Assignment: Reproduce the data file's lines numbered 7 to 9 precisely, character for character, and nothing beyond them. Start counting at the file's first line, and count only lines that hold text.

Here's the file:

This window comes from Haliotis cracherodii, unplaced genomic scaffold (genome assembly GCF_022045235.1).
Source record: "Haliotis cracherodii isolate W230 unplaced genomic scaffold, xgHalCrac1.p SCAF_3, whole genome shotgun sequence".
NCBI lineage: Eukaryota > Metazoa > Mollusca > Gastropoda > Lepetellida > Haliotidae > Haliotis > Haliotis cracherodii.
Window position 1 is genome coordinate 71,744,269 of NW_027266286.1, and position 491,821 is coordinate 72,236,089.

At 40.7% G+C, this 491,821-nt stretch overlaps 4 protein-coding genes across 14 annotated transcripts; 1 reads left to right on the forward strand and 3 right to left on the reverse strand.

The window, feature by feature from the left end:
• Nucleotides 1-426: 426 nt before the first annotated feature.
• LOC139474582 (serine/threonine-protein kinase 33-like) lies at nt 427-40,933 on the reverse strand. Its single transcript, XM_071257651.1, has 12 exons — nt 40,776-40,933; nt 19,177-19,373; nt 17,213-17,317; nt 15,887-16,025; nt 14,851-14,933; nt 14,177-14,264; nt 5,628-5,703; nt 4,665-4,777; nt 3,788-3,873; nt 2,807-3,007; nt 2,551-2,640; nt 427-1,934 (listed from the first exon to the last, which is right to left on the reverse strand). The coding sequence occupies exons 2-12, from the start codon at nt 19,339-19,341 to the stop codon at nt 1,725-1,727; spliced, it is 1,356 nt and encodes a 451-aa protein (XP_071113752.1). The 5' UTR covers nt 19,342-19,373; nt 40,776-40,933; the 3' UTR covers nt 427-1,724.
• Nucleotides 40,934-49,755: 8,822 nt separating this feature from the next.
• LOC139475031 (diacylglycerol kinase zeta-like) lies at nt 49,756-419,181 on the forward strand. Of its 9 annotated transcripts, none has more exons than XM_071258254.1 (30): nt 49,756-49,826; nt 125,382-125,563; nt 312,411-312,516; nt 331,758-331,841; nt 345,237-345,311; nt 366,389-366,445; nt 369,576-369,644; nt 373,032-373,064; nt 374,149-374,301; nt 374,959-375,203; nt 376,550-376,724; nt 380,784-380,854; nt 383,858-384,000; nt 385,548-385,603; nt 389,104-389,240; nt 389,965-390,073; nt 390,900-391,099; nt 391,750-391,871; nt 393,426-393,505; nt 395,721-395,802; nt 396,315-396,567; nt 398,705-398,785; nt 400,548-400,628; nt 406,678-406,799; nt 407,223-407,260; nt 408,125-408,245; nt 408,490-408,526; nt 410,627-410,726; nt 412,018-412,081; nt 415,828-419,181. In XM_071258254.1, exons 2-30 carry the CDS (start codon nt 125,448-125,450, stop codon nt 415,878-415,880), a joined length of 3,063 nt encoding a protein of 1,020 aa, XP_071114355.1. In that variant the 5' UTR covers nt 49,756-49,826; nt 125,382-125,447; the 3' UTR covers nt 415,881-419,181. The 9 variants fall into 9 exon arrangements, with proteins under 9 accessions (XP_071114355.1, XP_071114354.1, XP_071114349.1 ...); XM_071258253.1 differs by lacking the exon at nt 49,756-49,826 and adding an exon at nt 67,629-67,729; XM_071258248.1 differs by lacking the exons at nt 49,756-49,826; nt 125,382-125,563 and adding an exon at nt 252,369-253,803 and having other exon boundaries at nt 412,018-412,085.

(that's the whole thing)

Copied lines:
• Nucleotides 1-426: 426 nt before the first annotated feature.
• LOC139474582 (serine/threonine-protein kinase 33-like) lies at nt 427-40,933 on the reverse strand. Its single transcript, XM_071257651.1, has 12 exons — nt 40,776-40,933; nt 19,177-19,373; nt 17,213-17,317; nt 15,887-16,025; nt 14,851-14,933; nt 14,177-14,264; nt 5,628-5,703; nt 4,665-4,777; nt 3,788-3,873; nt 2,807-3,007; nt 2,551-2,640; nt 427-1,934 (listed from the first exon to the last, which is right to left on the reverse strand). The coding sequence occupies exons 2-12, from the start codon at nt 19,339-19,341 to the stop codon at nt 1,725-1,727; spliced, it is 1,356 nt and encodes a 451-aa protein (XP_071113752.1). The 5' UTR covers nt 19,342-19,373; nt 40,776-40,933; the 3' UTR covers nt 427-1,724.
• Nucleotides 40,934-49,755: 8,822 nt separating this feature from the next.